Into training schools all over the country will go 19th Group men to teach lessons based on experience. Around them will be assembled eager young men of new squadrons and other groups. The new men will be taught the lesson of "Bombs for Venom" in order that the enemy may be hit again and again with ever increasing power.




There is also a human interest side to the 435th's story. Never did the severe problems nor the anxiety of war destroy the humor and harmony inherent in the organisation.

The first planes to leave Hawaii did so to become part of a Naval Task Force which was moving forward in defence of the supply line. This flight of planes under the command of Col. Richard H. Carmichael (then Major) left Hawaii without ground troops and was forced to carry on operations in the Fiji Islands and to operate the first month in Australia without trained ground personnel. Combat personnel flew by day and worked nights on maintenance, briefing, and bomb-loading. In Australia, one aircraft was grounded and used for spare parts, so acute was the shortage of supplies.

The inadequately equipped and manned Carmichael flight acquired unforgettable experience in preparing for their first mission from Australia. The planes were badly in need of mechanical attention and as a result, only six were available for their first mission on February 23rd. The planes took off at midnight in bad weather; the target was to be Rabaul at dawn. Three of the planes returned badly shot up and three crew members were wounded. Only two bullets had entered one of the aircraft; yet it was this ship that brought home two wounded men. The most severely damaged ship, carried no wounded personnel.

One ship had trouble releasing its bombs and was forced to make a second run over the target. Shortage of gasoline necessitated a crash landing in a jungle swamp 220 miles from Port Moresby. The malaria-thinned crew did not return to the squadron until the last of April; for them it was a long first mission, one lasting more than five weeks. This first mission had been planned on the basis of peace time fuel consumption tests, which proved to be wrong and all the ships landed with only a few gallons of gasoline remaining. Results of the mission were three Zeros shot down, and another damaged.

It was not until March 26th, 1942, that ground troops evacuated from Java joined the flight of Flying Fortresses, bringing relief to over-worked combat crews. It was then that this squadron was organised under its present name and made a part of the 19th Bombardment Group, which had been withdrawn from the Philippines and Java. The new 435th squadron was made up largely of members of the former 7th Bombardment Group, whose history dates back to the First World War. A picture of a kangaroo floating on a cloud, holding a spy-glass to his eyes, and a bomb wrapped in his tail was adopted as the squadron insignia and the 435th became known as the "Kangaroo Squadron." It was placed under the command of Major William Lewis, Jr. Col. Richard H. Carmichael becoming the 19th Group Commander.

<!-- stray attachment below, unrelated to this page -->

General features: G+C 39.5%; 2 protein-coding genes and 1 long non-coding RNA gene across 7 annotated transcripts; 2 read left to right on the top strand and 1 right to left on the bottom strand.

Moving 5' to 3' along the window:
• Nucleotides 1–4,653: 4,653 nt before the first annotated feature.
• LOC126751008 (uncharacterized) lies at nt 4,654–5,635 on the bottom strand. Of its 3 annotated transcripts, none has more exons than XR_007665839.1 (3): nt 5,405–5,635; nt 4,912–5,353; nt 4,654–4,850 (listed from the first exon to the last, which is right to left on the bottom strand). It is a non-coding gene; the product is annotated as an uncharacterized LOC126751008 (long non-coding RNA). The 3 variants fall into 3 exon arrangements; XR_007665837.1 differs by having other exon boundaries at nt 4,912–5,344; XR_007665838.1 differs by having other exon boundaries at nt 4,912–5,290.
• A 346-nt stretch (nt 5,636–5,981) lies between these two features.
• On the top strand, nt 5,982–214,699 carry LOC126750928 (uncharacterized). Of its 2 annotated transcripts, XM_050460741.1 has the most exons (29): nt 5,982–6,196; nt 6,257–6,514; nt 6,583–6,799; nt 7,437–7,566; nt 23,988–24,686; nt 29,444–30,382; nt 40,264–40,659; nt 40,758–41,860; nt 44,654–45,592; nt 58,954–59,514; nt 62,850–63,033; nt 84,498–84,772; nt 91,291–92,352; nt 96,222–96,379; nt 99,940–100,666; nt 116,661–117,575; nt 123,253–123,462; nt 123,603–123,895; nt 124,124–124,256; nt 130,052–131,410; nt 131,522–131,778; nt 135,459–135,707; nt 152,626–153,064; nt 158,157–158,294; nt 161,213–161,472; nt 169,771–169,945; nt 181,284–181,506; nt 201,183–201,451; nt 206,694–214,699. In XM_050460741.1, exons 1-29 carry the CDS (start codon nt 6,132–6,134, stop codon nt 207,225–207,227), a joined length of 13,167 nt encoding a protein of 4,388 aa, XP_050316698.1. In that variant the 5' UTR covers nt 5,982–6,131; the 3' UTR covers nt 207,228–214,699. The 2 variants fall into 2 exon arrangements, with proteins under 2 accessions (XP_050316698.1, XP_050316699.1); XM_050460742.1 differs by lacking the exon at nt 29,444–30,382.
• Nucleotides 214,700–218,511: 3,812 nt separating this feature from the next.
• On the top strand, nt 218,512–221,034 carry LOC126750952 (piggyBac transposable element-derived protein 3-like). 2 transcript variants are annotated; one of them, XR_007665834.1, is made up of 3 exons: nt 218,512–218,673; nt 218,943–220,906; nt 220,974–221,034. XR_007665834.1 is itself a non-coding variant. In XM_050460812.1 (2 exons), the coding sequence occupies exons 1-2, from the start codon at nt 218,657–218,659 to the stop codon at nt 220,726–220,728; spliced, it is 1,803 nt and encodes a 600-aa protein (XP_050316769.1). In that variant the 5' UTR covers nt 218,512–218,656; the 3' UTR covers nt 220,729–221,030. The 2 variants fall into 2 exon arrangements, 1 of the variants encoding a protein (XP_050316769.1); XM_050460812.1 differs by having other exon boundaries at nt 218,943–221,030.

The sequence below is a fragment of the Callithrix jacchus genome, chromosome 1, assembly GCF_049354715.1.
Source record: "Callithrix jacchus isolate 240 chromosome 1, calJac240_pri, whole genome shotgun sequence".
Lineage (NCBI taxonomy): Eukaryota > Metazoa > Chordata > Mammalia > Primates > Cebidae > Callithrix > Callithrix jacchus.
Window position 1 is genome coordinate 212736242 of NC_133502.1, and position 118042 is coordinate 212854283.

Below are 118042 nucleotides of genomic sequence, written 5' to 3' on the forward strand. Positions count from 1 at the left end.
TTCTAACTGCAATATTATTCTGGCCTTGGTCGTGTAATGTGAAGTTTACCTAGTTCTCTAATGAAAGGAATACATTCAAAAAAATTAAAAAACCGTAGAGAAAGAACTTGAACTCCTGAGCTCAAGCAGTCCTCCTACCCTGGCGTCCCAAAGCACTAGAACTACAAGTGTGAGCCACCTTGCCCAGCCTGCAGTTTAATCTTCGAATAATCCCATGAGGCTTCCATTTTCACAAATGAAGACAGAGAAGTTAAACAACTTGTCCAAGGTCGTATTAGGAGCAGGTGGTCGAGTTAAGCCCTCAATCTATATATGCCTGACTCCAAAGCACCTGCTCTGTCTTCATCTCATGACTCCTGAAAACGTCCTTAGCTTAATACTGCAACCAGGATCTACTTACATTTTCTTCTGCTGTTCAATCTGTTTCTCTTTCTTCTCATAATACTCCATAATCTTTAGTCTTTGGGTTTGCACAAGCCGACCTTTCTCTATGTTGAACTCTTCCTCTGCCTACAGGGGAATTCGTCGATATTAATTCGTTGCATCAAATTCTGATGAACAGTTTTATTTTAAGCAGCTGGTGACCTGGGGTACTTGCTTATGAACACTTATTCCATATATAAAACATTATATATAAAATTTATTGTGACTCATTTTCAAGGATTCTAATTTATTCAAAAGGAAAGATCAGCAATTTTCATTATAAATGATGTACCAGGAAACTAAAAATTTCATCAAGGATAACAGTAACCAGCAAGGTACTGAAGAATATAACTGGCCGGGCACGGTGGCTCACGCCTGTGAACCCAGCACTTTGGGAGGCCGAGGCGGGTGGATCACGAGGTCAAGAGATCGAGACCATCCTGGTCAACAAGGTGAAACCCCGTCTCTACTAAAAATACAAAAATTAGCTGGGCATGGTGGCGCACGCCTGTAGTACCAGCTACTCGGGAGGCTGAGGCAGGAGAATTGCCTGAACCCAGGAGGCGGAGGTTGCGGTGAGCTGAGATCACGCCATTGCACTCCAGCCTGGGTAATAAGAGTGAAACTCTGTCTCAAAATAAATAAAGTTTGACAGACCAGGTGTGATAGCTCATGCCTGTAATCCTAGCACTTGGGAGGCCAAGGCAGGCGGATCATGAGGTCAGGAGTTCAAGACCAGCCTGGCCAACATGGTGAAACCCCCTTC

For the first two months the home base of the embryo 435th, was not protected by adequate anti-aircraft installations or fighters; therefore the planes were dispersed into the interior of Australia. In order to go on a mission, two flights, one from the interior of Australia to the coast, and one from the coast to the advanced base, were required before a take-off could be made. The squadron was operating without supplies at three different bases.

The 435th was the only American Bombardment unit in operation from Australia until April. The only joint operations planned were the navy. The crews returned filled with praise for the navy pilots, having observed four burning and two sinking ships. In addition, the 435th bombers scored hits on a transport.

New Guinea was virtually cleared of enemy zeros by the end of March but ground troops to push forward were not available. The Japs built back up to even a greater scale. During July alone a single 435th reconnaissance plane fought seven air battles against  anywhere from 3 to 15 zeros. Eleven of the attackers were seen to crash, seven were damaged. Battles such as these and the success of Allied straffing made the Japanes suffer heavily. Also information gained by 435th "recce" ships was instrumental in the destruction of many enemy aircraft. For example, one ship returned in mid-September with pictures which showed the camouflaged position of 18 Jap fighters on the ground. As a result, P-40's and A-20's had a field day. In an early dawn raid they destroyed 17 of the eighteen aircraft.

The Dutch who fought so well with so little in Java were not forgotten. A 435th pilot and crew carrying in their aircraft a Dutch officer, Capt. Jesserun, made a 2,200 nautical mile trip to the Celebes on July 14 and dropped medical supplies and ammunition to Dutchmen still carrying on the battle in the hills. The distance flown through enemy patrolled skies was approximately the same as   that from Hawaii to the United States.

Of the six original pilots who successfully landed at Oahu on Dec. 7, 1941, five now have important positions outside the 435th. Col, Richard H. Carmichael is now attached to Headquarters Army Air Force, Washington, D.C. Lt. Col. Ted S. Faulkner is C.O. of a Tucson training unit. Major Harry Brandon became Military Attache in New Zealand. Major Frank Bostrom is now a Group Commander. Three more of the original 435th pilots are squadron commanders.

On August 14th one 435th plane took off for a recce mission over Gasmata and Rabaul. It was the only one which didn't return. Not a word was broadcast by radio. No sign of wreckage has ever been located. The plane flew alone as do the reconnaissance planes and there was no one to come back and tell the story. The plane was "Chief Seattle" and was purchased by the nickles and dimes of Seattle's citizenry. On board was a crew famous for its service to country. Most of the crew were in the Dec. 7, 1941 disaster at Hawaii. One, the engineer, was wounded there that day. Most of the crew were in the MacArthur evacuation.